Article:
Fosfomycin is recommended as one of the first-line agents for treatment of urinary tract infections (UTIs) in the latest guidelines endorsed by the Infectious Diseases Society of America (IDSA) and the European Society for Clinical Microbiology and Infectious Diseases (ESCMID). We evaluated the use of fosfomycin among inpatients at a tertiary care hospital between 2009 and 2013. UTI cases were defined using physician diagnosis and the National Healthcare Safety Network (NHSN) surveillance definitions. The number of patients treated with fosfomycin increased from none in 2009 to 391 in 2013. Among 537 patients who received fosfomycin for any indication during this period, UTI was the most common indication (74%), followed by asymptomatic bacteriuria (10%). All except 19 patients received a single dose of fosfomycin. Escherichia coli was the most common organism involved (52%). For 119 patients with UTIs, after exclusion of those with negative urine culture results, negative urinalysis results, receipt of additional agents, or indeterminate clinical outcomes, the clinical success rate at 48 h was 74.8%. Of 89 patients who met the criteria for NHSN-defined UTIs, 89.9% had successful outcomes. Recurrent infections occurred in 4.3% of cases, and mild adverse events were observed in 2.0%. All 100 randomly selected extended-spectrum β-lactamase (ESBL)-producing E. coli clinical isolates from this period were susceptible to fosfomycin. In conclusion, the use of fosfomycin has increased substantially since implementation of the updated guidelines at this hospital. Fosfomycin was used mainly for the treatment of physician- diagnosed UTIs, and the clinical outcomes were generally favorable. Fosfomycin maintained activity against E. coli despite the increased use of the agent.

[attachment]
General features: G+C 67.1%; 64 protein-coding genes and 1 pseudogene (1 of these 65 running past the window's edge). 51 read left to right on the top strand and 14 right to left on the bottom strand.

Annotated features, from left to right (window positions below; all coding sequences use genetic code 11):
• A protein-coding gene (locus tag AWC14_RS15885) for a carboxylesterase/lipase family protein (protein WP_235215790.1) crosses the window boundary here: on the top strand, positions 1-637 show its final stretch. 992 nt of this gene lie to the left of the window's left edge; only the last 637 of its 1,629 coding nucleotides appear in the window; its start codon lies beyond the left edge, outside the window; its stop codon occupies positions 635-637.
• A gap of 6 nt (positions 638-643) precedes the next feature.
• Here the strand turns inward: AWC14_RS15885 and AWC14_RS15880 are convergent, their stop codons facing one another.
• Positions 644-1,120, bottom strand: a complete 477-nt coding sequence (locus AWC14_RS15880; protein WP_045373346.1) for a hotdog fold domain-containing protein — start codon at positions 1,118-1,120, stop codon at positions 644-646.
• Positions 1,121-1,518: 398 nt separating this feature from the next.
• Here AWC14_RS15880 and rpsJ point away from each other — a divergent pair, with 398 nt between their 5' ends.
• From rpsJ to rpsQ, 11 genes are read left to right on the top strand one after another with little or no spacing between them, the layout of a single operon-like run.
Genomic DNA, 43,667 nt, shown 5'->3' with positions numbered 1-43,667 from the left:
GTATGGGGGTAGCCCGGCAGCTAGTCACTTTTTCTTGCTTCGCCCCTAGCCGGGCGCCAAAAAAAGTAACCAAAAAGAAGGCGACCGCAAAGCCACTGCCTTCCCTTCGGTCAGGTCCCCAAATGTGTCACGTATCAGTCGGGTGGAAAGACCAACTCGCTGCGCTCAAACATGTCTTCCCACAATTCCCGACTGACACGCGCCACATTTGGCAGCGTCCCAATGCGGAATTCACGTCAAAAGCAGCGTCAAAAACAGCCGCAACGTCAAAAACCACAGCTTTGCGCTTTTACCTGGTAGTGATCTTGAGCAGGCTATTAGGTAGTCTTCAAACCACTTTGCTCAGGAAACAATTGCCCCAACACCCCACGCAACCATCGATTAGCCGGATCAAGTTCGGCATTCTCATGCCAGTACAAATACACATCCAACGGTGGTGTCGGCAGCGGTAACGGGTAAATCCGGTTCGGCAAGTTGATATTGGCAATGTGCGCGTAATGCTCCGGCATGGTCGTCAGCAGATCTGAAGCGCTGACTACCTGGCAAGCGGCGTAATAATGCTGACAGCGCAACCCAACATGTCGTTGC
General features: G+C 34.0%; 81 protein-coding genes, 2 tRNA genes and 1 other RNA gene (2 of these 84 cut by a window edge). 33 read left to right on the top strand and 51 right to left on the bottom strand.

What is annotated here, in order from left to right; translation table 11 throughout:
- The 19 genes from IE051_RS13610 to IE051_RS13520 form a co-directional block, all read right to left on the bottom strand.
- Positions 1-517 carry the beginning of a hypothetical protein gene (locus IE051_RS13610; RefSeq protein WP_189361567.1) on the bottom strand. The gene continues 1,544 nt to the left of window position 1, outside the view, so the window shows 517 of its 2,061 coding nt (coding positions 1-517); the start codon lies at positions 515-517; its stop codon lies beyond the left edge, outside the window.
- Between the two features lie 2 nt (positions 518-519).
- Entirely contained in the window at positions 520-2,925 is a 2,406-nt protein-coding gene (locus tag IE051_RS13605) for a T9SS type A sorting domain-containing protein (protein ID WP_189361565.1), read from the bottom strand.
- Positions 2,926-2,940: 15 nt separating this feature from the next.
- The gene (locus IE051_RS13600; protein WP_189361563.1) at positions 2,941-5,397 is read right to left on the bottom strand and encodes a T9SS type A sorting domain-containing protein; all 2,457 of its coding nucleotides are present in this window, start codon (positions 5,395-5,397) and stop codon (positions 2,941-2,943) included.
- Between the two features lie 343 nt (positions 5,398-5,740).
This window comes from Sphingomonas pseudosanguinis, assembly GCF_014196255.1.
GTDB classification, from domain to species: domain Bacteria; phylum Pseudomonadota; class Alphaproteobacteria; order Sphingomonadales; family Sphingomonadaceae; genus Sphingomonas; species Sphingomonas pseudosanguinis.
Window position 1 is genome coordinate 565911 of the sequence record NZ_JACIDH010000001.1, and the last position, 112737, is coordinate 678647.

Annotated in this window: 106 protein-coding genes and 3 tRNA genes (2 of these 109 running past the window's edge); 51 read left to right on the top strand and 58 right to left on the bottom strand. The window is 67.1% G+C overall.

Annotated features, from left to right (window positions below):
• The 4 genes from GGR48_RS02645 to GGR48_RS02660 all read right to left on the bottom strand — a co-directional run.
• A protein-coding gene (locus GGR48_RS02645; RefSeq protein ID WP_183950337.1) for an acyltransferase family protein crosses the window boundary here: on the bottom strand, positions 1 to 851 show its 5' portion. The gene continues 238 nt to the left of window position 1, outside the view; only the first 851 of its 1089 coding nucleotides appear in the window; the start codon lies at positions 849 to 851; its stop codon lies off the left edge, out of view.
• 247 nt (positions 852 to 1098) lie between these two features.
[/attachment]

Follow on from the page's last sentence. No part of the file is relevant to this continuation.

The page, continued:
All Science Journal Classification (ASJC) codes
- Pharmacology (medical)
- Infectious Diseases